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Antiepileptic activity of preferential inhibitors of persistent sodium current. / Anderson, Lyndsey L.; Thompson, Christopher H.; Hawkins, Nicole A.; Nath, Ravi D.; Petersohn, Adam A.; Rajamani, Sridharan; Bush, William S.; Frankel, Wayne N.; Vanoye, Carlos G.; Kearney, Jennifer A.; George, Alfred L.

In: Epilepsia, Vol. 55, No. 8, 01.01.2014, p. 1274-1283.

Research output: Contribution to journalArticle

TY - JOUR

T1 - Antiepileptic activity of preferential inhibitors of persistent sodium current

AU - Anderson, Lyndsey L.

AU - Thompson, Christopher H.

AU - Hawkins, Nicole A.

AU - Nath, Ravi D.

AU - Petersohn, Adam A.

AU - Rajamani, Sridharan

AU - Bush, William S.

AU - Frankel, Wayne N.

AU - Vanoye, Carlos G.

AU - Kearney, Jennifer A.

AU - George, Alfred L.

PY - 2014/1/1

Y1 - 2014/1/1

N2 - Summary Objective Evidence from basic neurophysiology and molecular genetics has implicated persistent sodium current conducted by voltage-gated sodium (NaV) channels as a contributor to the pathogenesis of epilepsy. Many antiepileptic drugs target NaV channels and modulate neuronal excitability, mainly by a use-dependent block of transient sodium current, although suppression of persistent current may also contribute to the efficacy of these drugs. We hypothesized that a drug or compound capable of preferential inhibition of persistent sodium current would have antiepileptic activity. Methods We examined the antiepileptic activity of two selective persistent sodium current blockers ranolazine, a U.S. Food and Drug Administration (FDA)-approved drug for treatment of angina pectoris, and GS967, a novel compound with more potent effects on persistent current, in the epileptic Scn2aQ54 mouse model. We also examined the effect of GS967 in the maximal electroshock model and evaluated effects of the compound on neuronal excitability, propensity for hilar neuron loss, development of mossy fiber sprouting, and survival of Scn2aQ54 mice. Results We found that ranolazine was capable of reducing seizure frequency by approximately 50% in Scn2aQ54 mice. The more potent persistent current blocker GS967 reduced seizure frequency by >90% in Scn2aQ54 mice and protected against induced seizures in the maximal electroshock model. GS967 greatly attenuated abnormal spontaneous action potential firing in pyramidal neurons acutely isolated from Scn2aQ54 mice. In addition to seizure suppression in vivo, GS967 treatment greatly improved the survival of Scn2a Q54 mice, prevented hilar neuron loss, and suppressed the development of hippocampal mossy fiber sprouting. Significance Our findings indicate that the selective persistent sodium current blocker GS967 has potent antiepileptic activity and that this compound could inform development of new agents.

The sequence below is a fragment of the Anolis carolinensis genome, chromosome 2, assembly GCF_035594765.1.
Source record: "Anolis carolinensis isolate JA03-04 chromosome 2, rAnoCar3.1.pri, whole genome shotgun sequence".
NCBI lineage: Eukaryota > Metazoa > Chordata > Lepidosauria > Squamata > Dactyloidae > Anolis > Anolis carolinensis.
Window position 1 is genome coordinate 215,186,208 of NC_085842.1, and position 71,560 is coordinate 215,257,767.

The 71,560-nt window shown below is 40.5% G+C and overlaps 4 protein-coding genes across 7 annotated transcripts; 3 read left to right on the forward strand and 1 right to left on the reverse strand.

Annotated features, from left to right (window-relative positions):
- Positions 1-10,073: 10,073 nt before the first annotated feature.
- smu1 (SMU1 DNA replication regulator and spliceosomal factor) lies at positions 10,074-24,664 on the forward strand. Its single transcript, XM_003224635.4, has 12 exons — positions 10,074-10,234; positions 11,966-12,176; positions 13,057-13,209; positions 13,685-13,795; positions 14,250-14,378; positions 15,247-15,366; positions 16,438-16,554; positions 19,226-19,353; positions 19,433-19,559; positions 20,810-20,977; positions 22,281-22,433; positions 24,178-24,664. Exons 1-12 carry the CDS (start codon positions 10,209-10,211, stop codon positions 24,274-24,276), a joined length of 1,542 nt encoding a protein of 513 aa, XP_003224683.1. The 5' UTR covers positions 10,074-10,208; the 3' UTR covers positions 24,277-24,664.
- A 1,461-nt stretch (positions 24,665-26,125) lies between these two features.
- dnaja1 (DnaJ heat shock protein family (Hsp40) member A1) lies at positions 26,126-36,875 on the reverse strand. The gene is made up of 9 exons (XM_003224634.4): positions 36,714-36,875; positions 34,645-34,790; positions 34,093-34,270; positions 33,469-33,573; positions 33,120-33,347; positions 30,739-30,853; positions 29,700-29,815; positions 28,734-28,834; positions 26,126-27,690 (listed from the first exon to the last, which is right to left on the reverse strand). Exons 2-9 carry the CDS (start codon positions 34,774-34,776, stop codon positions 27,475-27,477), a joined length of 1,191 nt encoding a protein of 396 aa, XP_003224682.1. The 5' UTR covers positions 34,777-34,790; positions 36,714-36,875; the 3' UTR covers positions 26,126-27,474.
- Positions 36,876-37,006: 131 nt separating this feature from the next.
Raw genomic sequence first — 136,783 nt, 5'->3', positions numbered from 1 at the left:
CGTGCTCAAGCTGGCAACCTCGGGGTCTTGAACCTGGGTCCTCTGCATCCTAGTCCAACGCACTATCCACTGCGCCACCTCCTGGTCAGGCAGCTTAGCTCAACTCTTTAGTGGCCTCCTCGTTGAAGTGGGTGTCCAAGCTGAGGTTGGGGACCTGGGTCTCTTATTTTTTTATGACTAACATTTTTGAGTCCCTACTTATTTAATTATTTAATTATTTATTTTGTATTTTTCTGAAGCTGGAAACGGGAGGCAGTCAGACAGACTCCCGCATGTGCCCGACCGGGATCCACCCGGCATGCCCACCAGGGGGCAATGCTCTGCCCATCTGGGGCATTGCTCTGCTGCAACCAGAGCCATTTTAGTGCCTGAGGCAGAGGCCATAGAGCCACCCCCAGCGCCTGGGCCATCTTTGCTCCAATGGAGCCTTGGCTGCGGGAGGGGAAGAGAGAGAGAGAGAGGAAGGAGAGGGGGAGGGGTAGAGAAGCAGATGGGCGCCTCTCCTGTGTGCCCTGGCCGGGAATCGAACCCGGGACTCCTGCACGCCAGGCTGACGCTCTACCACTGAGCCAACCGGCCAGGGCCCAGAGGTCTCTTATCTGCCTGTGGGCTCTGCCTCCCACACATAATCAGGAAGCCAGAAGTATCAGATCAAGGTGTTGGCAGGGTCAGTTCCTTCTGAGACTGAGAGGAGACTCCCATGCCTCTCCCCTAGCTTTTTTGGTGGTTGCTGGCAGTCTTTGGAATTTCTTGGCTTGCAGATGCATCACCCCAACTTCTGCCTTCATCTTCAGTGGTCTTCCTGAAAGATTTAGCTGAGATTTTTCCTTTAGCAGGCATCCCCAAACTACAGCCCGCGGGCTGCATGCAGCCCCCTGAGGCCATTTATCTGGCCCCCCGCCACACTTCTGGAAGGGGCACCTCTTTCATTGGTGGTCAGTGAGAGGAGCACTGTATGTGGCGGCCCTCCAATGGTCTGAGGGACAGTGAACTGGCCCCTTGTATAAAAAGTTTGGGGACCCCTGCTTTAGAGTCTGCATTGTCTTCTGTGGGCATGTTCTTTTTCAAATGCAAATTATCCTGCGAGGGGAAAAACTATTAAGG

AB - Summary Objective Evidence from basic neurophysiology and molecular genetics has implicated persistent sodium current conducted by voltage-gated sodium (NaV) channels as a contributor to the pathogenesis of epilepsy. Many antiepileptic drugs target NaV channels and modulate neuronal excitability, mainly by a use-dependent block of transient sodium current, although suppression of persistent current may also contribute to the efficacy of these drugs. We hypothesized that a drug or compound capable of preferential inhibition of persistent sodium current would have antiepileptic activity. Methods We examined the antiepileptic activity of two selective persistent sodium current blockers ranolazine, a U.S. Food and Drug Administration (FDA)-approved drug for treatment of angina pectoris, and GS967, a novel compound with more potent effects on persistent current, in the epileptic Scn2aQ54 mouse model. We also examined the effect of GS967 in the maximal electroshock model and evaluated effects of the compound on neuronal excitability, propensity for hilar neuron loss, development of mossy fiber sprouting, and survival of Scn2aQ54 mice. Results We found that ranolazine was capable of reducing seizure frequency by approximately 50% in Scn2aQ54 mice. The more potent persistent current blocker GS967 reduced seizure frequency by >90% in Scn2aQ54 mice and protected against induced seizures in the maximal electroshock model. GS967 greatly attenuated abnormal spontaneous action potential firing in pyramidal neurons acutely isolated from Scn2aQ54 mice. In addition to seizure suppression in vivo, GS967 treatment greatly improved the survival of Scn2a Q54 mice, prevented hilar neuron loss, and suppressed the development of hippocampal mossy fiber sprouting. Significance Our findings indicate that the selective persistent sodium current blocker GS967 has potent antiepileptic activity and that this compound could inform development of new agents.

KW - Epilepsy

KW - Mossy fiber sprouting

KW - Neurophysiology

KW - Sodium channel